Changes at dog park gets owners riled up
Dog park patrons have issued a collective howl over recent changes to the fenced in canine play yard along Waynesville’s Richland Creek recreation complex.
A fence separating the dog park into two quadrants was removed and a layer of mulch was spread on the ground — much to the chagrin of dog owners.
Waynesville resident Bruce Cramond is going so far as boycotting the dog park. Instead, he and his Springer Spaniel Hank can be found playing catch in the grass just outside the fenced dog park. Technically, it violates town rules to have dogs off their leash in the recreation park. But Cramond, nor Hank, like the new mulch that was put down.
“I don’t even bring him over there,” Cramond said, standing outside the fenced park with his dog last week. “It’s dirty.”
Previously, the town reseeded the dog park with new grass each spring. But this year, mulch was spread instead, and dog owners don’t like it. The mulch bothers dogs’ paws and makes it harder to scoop poop up, which now gets buried and ground into the mulch.
Rhett Langston, director of Waynesville’s Parks and Recreation Department, said the town had received complaints about the dog park being too muddy — grass simply didn’t stand up well to all the romping canines or the wet weather. So the town started looking for possible remedies. Langston found that dog parks in Asheville and Black Mountain used mulch rather than grass.
The recreation department decided mulch was the best option, but they knew not everyone would be happy with it, Langston said.
“Some people wanted to grass. Some people wanted mulch,” he said. “We are trying to make the best improvements for the park.”
However, Cramond said the mulch smells. People are not picking up their dogs’ poop like they are supposed to because it gets lost among the mulch.
“That’s unhealthy. You are going to have bacteria in there,” Cramond said.
Another dog owner, Suzanne Hummer, is also concerned about the mulch but for a different reason. She owns two greyhounds, Prince and Jody, and worries about the mulch wounding them.
“A greyhound’s skin is like lace,” Hummer said. “It’s not safe.”
Hummer added that the coarse mulch is not ground up enough.
“There are sticks five inches long,” she said.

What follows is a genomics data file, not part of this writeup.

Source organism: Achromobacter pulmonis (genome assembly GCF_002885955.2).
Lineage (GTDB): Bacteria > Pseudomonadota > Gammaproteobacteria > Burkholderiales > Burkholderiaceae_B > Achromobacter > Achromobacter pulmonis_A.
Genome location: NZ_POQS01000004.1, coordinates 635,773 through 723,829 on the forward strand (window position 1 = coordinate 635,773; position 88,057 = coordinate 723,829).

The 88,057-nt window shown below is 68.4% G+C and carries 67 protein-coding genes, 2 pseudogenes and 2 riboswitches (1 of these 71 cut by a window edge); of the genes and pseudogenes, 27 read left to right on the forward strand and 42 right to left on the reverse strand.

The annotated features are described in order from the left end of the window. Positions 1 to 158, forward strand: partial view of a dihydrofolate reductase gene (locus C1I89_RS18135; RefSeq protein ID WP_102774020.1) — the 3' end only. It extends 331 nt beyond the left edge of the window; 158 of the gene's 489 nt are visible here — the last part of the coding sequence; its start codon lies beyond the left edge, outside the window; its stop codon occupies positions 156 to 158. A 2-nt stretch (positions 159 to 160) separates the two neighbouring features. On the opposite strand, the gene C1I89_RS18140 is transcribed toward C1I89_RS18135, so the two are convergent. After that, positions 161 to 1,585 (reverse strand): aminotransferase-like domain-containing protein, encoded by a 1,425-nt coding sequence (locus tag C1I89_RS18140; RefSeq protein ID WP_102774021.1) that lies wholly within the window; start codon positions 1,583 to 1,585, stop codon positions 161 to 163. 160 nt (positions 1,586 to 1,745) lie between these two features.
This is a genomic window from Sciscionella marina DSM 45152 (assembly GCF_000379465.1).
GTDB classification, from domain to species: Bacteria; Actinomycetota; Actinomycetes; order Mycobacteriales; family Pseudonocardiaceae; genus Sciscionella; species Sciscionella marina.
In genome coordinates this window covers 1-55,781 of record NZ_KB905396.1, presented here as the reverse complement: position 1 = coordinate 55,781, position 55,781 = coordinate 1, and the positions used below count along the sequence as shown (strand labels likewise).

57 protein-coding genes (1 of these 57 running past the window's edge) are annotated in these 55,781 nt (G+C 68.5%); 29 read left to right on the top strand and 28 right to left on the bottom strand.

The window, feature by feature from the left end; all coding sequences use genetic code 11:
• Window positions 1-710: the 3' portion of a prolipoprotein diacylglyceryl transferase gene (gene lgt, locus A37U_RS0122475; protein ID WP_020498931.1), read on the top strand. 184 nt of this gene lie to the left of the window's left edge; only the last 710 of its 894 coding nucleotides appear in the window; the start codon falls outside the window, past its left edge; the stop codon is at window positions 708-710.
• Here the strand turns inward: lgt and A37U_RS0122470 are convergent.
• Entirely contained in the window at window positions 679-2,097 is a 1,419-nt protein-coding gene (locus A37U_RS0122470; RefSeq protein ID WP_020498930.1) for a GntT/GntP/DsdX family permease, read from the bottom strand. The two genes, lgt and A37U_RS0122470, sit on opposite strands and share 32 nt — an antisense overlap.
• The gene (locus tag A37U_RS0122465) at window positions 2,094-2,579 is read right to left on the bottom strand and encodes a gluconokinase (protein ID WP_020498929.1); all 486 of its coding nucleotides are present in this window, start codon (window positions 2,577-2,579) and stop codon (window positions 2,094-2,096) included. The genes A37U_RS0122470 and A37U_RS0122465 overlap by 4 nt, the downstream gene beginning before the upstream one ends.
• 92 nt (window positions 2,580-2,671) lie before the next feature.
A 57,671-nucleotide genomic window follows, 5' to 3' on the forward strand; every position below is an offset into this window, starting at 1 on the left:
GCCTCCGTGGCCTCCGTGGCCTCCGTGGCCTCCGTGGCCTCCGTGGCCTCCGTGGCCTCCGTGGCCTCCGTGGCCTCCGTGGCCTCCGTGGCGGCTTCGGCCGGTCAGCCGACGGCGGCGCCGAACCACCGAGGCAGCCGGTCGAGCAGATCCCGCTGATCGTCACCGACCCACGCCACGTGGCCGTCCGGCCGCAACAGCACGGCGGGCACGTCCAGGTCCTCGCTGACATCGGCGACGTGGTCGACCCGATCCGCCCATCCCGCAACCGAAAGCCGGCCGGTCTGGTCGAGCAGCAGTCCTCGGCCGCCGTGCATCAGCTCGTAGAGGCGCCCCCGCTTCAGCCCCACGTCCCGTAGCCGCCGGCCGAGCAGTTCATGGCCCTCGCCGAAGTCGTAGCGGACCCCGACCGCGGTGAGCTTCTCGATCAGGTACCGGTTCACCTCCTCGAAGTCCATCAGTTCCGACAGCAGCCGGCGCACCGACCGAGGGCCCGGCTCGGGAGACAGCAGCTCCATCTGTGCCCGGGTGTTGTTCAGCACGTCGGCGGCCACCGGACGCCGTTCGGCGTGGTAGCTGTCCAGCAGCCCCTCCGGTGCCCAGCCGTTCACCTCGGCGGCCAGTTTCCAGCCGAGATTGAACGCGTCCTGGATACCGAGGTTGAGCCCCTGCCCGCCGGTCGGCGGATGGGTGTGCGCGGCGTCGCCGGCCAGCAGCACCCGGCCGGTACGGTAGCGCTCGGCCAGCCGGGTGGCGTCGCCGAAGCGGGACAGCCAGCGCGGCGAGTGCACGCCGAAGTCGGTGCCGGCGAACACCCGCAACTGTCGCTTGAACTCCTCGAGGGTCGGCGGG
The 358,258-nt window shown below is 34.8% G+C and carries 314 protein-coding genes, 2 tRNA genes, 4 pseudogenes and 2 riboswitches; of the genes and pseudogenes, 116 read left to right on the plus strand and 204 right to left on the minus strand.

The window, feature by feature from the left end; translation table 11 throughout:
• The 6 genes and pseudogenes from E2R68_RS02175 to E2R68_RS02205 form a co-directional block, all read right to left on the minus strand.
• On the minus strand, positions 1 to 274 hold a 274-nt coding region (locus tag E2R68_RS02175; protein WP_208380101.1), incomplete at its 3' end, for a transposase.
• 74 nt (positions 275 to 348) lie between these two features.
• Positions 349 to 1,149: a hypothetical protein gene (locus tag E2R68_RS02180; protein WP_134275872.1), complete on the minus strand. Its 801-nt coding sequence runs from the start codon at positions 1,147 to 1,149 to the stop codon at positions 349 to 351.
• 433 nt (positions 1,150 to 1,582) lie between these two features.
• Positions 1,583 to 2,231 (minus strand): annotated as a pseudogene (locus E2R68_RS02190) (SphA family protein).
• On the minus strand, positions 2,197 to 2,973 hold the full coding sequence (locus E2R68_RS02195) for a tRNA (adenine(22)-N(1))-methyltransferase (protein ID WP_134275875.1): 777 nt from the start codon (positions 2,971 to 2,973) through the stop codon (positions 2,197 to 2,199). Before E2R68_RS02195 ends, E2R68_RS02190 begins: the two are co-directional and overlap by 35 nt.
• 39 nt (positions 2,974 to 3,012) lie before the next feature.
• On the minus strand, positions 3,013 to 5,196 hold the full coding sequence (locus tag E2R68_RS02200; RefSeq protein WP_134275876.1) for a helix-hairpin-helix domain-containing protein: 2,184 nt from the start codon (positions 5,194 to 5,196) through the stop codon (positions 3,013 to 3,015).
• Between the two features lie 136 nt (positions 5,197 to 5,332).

As a dog park regular, Hummer said she understands that the park will not always be perfect, and that it’s hard getting grass to grow, but would prefer a dirt lot over mulch. Hummer hypothesized that the complaints about mud likely came from out-of-towners who aren’t used to Western North Carolina’s weather conditions.
Dog owners are also complaining about the removal of a fence that once separated the dog park into two sections — one for big dogs and one for small dogs. But according to Langston, he and other town employees noticed that owners and their dogs tended to congregate on one side or the other so they could socialize. That led them to think, “Why don’t we just make one large park?” That way, the dogs would have more room to run around, he said.
Although dog park visitors did not split their pooches up based on size, regulars said the partition was important for keeping aggressive and unfriendly dogs (or their owners) away from the others.
One day not long ago, a man brought his three unneutered pit bulls to the dog park to let them run around, and he could not tell other dog owners whether his canines were friendly. That prevented others from using the dog park for fear that the pit bulls would harm their animals, Hummer said.
“It was stupid,” she said. “No one could get in.”
By having two smaller dog parks separated by an internal fence, pet owners were able to keep their dogs away from other, possibly aggressive, canines.
Langston emphasized that the changes were made in an effort to improve the dog park. He added that the department plans to install new benches inside the park and recently planted Leyland Cypress trees near the park for shade. They are also looking into putting a water source next to the dog park for owners and animals alike.